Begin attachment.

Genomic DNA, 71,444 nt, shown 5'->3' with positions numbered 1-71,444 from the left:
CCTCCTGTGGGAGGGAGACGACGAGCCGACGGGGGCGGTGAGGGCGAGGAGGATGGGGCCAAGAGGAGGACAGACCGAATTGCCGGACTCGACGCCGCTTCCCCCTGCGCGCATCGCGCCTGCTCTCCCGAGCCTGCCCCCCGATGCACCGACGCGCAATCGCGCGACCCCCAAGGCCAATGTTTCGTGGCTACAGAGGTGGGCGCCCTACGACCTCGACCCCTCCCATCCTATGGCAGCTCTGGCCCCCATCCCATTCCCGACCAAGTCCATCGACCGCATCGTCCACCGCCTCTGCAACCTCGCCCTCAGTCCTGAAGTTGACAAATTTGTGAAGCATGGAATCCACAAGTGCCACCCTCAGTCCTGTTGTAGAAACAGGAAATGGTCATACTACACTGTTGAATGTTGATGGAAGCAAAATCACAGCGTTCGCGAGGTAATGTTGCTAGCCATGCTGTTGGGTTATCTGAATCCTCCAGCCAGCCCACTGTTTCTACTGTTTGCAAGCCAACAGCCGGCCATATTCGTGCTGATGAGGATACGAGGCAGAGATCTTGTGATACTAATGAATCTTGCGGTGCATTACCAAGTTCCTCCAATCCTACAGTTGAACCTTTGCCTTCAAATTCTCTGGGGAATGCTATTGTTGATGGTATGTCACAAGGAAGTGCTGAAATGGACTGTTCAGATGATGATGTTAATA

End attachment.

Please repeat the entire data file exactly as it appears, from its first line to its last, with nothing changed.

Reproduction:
Genomic DNA, 71,444 nt, shown 5'->3' with positions numbered 1-71,444 from the left:
CCTCCTGTGGGAGGGAGACGACGAGCCGACGGGGGCGGTGAGGGCGAGGAGGATGGGGCCAAGAGGAGGACAGACCGAATTGCCGGACTCGACGCCGCTTCCCCCTGCGCGCATCGCGCCTGCTCTCCCGAGCCTGCCCCCCGATGCACCGACGCGCAATCGCGCGACCCCCAAGGCCAATGTTTCGTGGCTACAGAGGTGGGCGCCCTACGACCTCGACCCCTCCCATCCTATGGCAGCTCTGGCCCCCATCCCATTCCCGACCAAGTCCATCGACCGCATCGTCCACCGCCTCTGCAACCTCGCCCTCAGTCCTGAAGTTGACAAATTTGTGAAGCATGGAATCCACAAGTGCCACCCTCAGTCCTGTTGTAGAAACAGGAAATGGTCATACTACACTGTTGAATGTTGATGGAAGCAAAATCACAGCGTTCGCGAGGTAATGTTGCTAGCCATGCTGTTGGGTTATCTGAATCCTCCAGCCAGCCCACTGTTTCTACTGTTTGCAAGCCAACAGCCGGCCATATTCGTGCTGATGAGGATACGAGGCAGAGATCTTGTGATACTAATGAATCTTGCGGTGCATTACCAAGTTCCTCCAATCCTACAGTTGAACCTTTGCCTTCAAATTCTCTGGGGAATGCTATTGTTGATGGTATGTCACAAGGAAGTGCTGAAATGGACTGTTCAGATGATGATGTTAATA